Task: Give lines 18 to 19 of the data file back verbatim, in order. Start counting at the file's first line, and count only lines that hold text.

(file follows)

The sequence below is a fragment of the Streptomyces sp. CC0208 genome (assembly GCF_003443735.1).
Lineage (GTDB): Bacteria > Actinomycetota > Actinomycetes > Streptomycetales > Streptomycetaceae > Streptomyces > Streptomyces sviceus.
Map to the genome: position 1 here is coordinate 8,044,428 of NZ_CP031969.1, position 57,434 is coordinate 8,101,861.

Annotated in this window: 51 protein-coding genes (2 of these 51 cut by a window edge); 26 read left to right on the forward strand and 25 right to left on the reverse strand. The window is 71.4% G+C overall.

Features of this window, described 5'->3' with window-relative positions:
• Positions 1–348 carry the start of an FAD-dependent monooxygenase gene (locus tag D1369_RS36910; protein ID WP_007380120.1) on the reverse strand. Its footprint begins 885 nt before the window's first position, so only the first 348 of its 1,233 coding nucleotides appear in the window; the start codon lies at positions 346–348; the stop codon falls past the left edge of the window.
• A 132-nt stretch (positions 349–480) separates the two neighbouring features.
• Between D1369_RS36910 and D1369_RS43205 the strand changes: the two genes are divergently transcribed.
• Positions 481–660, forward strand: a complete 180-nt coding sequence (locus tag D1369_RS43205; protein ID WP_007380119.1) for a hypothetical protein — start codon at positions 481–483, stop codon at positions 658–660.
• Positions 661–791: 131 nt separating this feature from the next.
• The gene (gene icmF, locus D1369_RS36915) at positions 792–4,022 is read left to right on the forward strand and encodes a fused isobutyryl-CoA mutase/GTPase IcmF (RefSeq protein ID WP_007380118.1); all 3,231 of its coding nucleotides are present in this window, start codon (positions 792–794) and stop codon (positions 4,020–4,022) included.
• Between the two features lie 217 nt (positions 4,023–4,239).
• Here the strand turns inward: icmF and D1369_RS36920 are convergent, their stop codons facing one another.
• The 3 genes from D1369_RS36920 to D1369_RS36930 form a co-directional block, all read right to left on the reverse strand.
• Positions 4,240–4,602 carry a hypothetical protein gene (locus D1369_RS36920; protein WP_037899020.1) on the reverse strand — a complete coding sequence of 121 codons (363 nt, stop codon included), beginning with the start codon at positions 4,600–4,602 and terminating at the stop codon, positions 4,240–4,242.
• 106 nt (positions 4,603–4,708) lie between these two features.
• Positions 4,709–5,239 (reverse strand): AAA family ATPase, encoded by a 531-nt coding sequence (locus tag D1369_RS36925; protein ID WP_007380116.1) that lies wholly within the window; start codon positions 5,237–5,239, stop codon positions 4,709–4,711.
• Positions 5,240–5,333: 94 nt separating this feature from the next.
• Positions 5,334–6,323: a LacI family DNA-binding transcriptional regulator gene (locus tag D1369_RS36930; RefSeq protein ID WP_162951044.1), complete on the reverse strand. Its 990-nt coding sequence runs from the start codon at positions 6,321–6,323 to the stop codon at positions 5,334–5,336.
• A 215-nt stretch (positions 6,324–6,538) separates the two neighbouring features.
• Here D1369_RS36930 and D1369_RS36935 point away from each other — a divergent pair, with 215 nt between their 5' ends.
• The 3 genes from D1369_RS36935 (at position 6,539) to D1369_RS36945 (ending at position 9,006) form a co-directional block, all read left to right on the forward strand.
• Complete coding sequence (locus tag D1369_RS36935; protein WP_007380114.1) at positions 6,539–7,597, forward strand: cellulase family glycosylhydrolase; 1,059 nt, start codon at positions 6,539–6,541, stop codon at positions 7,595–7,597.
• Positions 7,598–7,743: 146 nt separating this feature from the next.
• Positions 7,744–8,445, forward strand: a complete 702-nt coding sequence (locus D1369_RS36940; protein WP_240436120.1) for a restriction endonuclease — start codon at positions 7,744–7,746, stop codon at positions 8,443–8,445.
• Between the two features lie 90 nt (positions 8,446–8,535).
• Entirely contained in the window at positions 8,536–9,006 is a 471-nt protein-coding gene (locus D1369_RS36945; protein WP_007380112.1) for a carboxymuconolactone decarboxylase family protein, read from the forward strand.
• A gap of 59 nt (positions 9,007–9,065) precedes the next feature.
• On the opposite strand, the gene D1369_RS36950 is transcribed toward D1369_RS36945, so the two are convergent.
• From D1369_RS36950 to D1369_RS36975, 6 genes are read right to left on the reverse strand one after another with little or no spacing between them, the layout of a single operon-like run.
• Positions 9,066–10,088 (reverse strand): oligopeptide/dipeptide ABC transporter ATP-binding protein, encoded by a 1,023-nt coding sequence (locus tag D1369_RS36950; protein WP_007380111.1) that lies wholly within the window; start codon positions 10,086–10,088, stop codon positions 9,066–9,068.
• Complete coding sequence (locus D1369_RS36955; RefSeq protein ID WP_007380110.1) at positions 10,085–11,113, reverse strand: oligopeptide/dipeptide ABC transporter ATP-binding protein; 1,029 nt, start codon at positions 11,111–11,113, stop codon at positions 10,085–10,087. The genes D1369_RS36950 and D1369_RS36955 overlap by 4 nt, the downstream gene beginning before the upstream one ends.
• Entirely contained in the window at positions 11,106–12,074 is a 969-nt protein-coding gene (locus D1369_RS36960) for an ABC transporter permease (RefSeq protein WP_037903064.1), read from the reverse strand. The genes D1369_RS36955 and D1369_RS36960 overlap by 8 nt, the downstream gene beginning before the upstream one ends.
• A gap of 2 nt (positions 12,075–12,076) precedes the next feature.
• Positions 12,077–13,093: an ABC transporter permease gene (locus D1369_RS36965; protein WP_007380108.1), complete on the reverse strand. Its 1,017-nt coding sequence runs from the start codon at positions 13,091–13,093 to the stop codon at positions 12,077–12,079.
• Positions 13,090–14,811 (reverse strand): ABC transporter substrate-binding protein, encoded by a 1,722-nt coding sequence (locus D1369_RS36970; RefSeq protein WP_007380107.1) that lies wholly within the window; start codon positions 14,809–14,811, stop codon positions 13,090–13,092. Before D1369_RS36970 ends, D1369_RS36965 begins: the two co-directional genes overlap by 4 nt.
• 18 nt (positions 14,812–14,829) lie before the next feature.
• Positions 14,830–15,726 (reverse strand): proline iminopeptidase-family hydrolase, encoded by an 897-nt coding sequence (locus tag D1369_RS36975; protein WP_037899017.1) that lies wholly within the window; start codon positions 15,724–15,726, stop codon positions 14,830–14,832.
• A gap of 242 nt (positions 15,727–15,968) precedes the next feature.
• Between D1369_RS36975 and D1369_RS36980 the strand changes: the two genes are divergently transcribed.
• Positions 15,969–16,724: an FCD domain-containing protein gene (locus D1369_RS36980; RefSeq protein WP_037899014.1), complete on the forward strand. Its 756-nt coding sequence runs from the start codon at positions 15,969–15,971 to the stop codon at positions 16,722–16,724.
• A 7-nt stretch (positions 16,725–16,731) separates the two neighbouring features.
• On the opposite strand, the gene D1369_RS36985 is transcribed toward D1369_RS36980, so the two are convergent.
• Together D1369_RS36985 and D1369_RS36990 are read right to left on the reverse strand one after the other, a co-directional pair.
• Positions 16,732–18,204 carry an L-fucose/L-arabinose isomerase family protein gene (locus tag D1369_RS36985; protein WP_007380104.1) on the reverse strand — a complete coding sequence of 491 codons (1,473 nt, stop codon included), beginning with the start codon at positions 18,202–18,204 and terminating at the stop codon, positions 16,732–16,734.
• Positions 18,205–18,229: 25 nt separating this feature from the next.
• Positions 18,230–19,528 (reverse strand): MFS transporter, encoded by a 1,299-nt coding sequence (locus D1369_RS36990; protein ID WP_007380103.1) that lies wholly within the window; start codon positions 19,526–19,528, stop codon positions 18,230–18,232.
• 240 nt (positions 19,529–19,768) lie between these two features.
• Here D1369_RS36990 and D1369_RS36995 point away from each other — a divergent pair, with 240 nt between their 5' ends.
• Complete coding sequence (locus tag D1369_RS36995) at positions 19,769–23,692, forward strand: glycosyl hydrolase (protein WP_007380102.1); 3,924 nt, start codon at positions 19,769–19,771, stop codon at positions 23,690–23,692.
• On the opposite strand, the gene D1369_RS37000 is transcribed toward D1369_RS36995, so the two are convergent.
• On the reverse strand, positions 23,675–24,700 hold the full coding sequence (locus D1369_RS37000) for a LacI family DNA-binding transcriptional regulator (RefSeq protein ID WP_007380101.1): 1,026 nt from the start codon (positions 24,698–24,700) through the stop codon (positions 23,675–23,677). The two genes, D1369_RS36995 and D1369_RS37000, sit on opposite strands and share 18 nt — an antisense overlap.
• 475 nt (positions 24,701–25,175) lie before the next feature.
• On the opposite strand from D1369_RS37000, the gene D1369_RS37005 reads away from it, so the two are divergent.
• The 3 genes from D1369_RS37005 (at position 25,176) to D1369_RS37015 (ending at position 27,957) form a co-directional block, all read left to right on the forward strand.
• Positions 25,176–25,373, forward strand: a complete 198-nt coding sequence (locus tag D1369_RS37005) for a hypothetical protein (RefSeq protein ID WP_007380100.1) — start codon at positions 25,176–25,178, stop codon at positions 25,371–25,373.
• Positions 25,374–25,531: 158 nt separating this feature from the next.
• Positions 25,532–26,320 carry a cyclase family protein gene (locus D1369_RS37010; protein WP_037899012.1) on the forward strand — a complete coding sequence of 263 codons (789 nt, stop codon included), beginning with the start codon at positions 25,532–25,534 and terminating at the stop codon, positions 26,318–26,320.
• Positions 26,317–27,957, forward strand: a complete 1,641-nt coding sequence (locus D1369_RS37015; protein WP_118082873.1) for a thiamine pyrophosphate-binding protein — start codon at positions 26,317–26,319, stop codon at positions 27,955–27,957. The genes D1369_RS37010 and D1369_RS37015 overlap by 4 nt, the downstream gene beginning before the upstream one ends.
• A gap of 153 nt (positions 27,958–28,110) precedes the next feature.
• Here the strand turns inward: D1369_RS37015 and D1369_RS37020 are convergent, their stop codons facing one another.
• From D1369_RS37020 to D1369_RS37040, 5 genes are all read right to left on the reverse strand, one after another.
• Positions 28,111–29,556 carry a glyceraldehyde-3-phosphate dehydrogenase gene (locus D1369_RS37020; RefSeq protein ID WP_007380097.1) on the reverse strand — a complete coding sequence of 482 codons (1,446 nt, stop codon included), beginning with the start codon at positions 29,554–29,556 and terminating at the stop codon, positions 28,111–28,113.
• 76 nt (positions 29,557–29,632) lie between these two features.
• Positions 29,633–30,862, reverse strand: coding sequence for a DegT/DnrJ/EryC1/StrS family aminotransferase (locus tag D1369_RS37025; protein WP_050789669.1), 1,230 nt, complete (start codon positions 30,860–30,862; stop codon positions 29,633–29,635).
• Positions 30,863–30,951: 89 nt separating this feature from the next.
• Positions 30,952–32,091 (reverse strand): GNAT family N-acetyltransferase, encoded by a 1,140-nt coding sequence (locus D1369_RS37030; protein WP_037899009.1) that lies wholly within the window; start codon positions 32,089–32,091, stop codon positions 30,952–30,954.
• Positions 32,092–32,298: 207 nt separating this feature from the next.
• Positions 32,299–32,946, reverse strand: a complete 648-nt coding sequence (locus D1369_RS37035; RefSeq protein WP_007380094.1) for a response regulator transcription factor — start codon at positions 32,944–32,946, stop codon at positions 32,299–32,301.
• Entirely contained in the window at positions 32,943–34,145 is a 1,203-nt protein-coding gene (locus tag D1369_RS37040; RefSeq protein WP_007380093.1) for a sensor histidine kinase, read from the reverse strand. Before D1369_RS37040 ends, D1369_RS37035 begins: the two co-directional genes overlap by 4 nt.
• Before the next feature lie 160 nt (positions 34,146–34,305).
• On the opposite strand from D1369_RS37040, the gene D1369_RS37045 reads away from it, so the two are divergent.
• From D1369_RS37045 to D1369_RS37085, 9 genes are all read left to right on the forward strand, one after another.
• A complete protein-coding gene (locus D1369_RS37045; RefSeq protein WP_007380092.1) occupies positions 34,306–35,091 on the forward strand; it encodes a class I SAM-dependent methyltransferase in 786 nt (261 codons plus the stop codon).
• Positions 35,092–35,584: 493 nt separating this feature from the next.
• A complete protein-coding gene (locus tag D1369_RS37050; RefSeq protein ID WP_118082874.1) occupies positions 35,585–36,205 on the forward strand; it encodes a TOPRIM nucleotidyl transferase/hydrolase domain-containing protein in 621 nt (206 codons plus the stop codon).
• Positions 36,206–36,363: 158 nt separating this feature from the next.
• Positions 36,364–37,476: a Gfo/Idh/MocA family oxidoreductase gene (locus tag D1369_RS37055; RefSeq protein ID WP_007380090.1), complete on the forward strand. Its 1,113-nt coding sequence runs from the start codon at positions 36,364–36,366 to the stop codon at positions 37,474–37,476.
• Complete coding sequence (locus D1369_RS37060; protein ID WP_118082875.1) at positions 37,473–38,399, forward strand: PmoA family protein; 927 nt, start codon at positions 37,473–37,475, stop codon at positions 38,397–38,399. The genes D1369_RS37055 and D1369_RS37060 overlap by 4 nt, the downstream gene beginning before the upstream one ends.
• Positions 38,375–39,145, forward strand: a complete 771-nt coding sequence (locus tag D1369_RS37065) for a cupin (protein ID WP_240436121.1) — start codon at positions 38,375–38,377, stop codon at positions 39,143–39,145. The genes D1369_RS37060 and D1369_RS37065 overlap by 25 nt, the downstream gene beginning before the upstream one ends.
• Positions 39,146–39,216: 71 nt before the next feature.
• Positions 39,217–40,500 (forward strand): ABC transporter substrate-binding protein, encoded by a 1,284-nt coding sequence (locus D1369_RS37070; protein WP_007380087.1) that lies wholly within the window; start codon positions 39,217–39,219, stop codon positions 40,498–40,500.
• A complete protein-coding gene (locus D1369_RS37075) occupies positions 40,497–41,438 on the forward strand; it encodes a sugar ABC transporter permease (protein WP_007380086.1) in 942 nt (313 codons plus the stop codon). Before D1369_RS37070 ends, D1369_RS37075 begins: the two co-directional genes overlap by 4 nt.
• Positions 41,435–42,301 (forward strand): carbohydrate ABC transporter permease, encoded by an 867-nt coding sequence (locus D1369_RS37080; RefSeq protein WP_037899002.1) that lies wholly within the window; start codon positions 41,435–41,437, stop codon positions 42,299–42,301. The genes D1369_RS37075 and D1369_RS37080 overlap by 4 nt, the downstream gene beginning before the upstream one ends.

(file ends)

• Positions 5,240–5,333: 94 nt separating this feature from the next.
• Positions 5,334–6,323: a LacI family DNA-binding transcriptional regulator gene (locus tag D1369_RS36930; RefSeq protein ID WP_162951044.1), complete on the reverse strand. Its 990-nt coding sequence runs from the start codon at positions 6,321–6,323 to the stop codon at positions 5,334–5,336.